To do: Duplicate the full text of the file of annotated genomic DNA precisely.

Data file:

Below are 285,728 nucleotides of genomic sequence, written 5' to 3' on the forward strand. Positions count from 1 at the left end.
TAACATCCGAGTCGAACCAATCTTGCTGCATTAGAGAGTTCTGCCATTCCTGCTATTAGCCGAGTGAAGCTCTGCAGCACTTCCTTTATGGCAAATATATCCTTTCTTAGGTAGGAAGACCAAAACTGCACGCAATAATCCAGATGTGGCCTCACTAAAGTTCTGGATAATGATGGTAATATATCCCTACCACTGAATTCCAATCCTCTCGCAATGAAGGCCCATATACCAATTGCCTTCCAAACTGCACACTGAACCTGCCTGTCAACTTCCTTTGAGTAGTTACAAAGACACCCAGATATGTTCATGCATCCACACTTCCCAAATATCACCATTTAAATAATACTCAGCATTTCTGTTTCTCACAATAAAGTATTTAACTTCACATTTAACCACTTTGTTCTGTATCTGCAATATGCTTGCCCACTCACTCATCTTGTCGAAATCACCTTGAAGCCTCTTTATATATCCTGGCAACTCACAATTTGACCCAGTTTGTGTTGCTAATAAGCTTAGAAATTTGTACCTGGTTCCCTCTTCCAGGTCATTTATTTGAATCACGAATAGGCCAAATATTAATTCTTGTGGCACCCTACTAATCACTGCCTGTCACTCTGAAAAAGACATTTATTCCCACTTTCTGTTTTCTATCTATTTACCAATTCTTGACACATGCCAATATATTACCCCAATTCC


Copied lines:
Below are 285,728 nucleotides of genomic sequence, written 5' to 3' on the forward strand. Positions count from 1 at the left end.
TAACATCCGAGTCGAACCAATCTTGCTGCATTAGAGAGTTCTGCCATTCCTGCTATTAGCCGAGTGAAGCTCTGCAGCACTTCCTTTATGGCAAATATATCCTTTCTTAGGTAGGAAGACCAAAACTGCACGCAATAATCCAGATGTGGCCTCACTAAAGTTCTGGATAATGATGGTAATATATCCCTACCACTGAATTCCAATCCTCTCGCAATGAAGGCCCATATACCAATTGCCTTCCAAACTGCACACTGAACCTGCCTGTCAACTTCCTTTGAGTAGTTACAAAGACACCCAGATATGTTCATGCATCCACACTTCCCAAATATCACCATTTAAATAATACTCAGCATTTCTGTTTCTCACAATAAAGTATTTAACTTCACATTTAACCACTTTGTTCTGTATCTGCAATATGCTTGCCCACTCACTCATCTTGTCGAAATCACCTTGAAGCCTCTTTATATATCCTGGCAACTCACAATTTGACCCAGTTTGTGTTGCTAATAAGCTTAGAAATTTGTACCTGGTTCCCTCTTCCAGGTCATTTATTTGAATCACGAATAGGCCAAATATTAATTCTTGTGGCACCCTACTAATCACTGCCTGTCACTCTGAAAAAGACATTTATTCCCACTTTCTGTTTTCTATCTATTTACCAATTCTTGACACATGCCAATATATTACCCCAATTCC